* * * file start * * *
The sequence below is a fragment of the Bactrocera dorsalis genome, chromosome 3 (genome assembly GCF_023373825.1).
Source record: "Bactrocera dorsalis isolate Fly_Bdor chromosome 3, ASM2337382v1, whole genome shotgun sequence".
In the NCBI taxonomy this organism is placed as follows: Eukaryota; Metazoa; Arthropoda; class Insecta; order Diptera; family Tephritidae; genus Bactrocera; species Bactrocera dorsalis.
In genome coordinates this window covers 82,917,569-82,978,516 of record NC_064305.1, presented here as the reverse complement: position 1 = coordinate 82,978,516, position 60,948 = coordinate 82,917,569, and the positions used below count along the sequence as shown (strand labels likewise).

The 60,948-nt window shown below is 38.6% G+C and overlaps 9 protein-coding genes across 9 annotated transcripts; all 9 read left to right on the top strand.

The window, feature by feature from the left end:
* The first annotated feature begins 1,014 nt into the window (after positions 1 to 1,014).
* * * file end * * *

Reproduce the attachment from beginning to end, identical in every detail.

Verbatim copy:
The sequence below is a fragment of the Bactrocera dorsalis genome, chromosome 3 (genome assembly GCF_023373825.1).
Source record: "Bactrocera dorsalis isolate Fly_Bdor chromosome 3, ASM2337382v1, whole genome shotgun sequence".
In the NCBI taxonomy this organism is placed as follows: Eukaryota; Metazoa; Arthropoda; class Insecta; order Diptera; family Tephritidae; genus Bactrocera; species Bactrocera dorsalis.
In genome coordinates this window covers 82,917,569-82,978,516 of record NC_064305.1, presented here as the reverse complement: position 1 = coordinate 82,978,516, position 60,948 = coordinate 82,917,569, and the positions used below count along the sequence as shown (strand labels likewise).

The 60,948-nt window shown below is 38.6% G+C and overlaps 9 protein-coding genes across 9 annotated transcripts; all 9 read left to right on the top strand.

The window, feature by feature from the left end:
* The first annotated feature begins 1,014 nt into the window (after positions 1 to 1,014).